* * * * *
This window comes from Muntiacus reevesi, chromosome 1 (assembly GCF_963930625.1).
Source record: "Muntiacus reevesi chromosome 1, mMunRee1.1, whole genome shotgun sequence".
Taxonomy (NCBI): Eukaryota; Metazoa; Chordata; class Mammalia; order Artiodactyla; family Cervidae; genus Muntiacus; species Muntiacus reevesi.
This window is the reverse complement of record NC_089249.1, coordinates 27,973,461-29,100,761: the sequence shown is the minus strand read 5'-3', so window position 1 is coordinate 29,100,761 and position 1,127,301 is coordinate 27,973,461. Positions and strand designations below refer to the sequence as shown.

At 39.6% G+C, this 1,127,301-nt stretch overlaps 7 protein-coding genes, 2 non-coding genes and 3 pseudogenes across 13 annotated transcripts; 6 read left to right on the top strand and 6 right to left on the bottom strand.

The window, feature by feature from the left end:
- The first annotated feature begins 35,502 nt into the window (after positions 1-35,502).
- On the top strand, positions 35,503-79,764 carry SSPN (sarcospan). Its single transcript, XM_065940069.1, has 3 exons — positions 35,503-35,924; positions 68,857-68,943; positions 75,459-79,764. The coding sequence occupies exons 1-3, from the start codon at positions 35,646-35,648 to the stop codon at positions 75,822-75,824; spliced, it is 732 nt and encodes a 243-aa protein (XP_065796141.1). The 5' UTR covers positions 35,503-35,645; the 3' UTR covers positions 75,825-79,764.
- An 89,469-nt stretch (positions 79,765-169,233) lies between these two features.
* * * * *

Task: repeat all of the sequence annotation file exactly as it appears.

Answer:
This window comes from Muntiacus reevesi, chromosome 1 (assembly GCF_963930625.1).
Source record: "Muntiacus reevesi chromosome 1, mMunRee1.1, whole genome shotgun sequence".
Taxonomy (NCBI): Eukaryota; Metazoa; Chordata; class Mammalia; order Artiodactyla; family Cervidae; genus Muntiacus; species Muntiacus reevesi.
This window is the reverse complement of record NC_089249.1, coordinates 27,973,461-29,100,761: the sequence shown is the minus strand read 5'-3', so window position 1 is coordinate 29,100,761 and position 1,127,301 is coordinate 27,973,461. Positions and strand designations below refer to the sequence as shown.

At 39.6% G+C, this 1,127,301-nt stretch overlaps 7 protein-coding genes, 2 non-coding genes and 3 pseudogenes across 13 annotated transcripts; 6 read left to right on the top strand and 6 right to left on the bottom strand.

The window, feature by feature from the left end:
- The first annotated feature begins 35,502 nt into the window (after positions 1-35,502).
- On the top strand, positions 35,503-79,764 carry SSPN (sarcospan). Its single transcript, XM_065940069.1, has 3 exons — positions 35,503-35,924; positions 68,857-68,943; positions 75,459-79,764. The coding sequence occupies exons 1-3, from the start codon at positions 35,646-35,648 to the stop codon at positions 75,822-75,824; spliced, it is 732 nt and encodes a 243-aa protein (XP_065796141.1). The 5' UTR covers positions 35,503-35,645; the 3' UTR covers positions 75,825-79,764.
- An 89,469-nt stretch (positions 79,765-169,233) lies between these two features.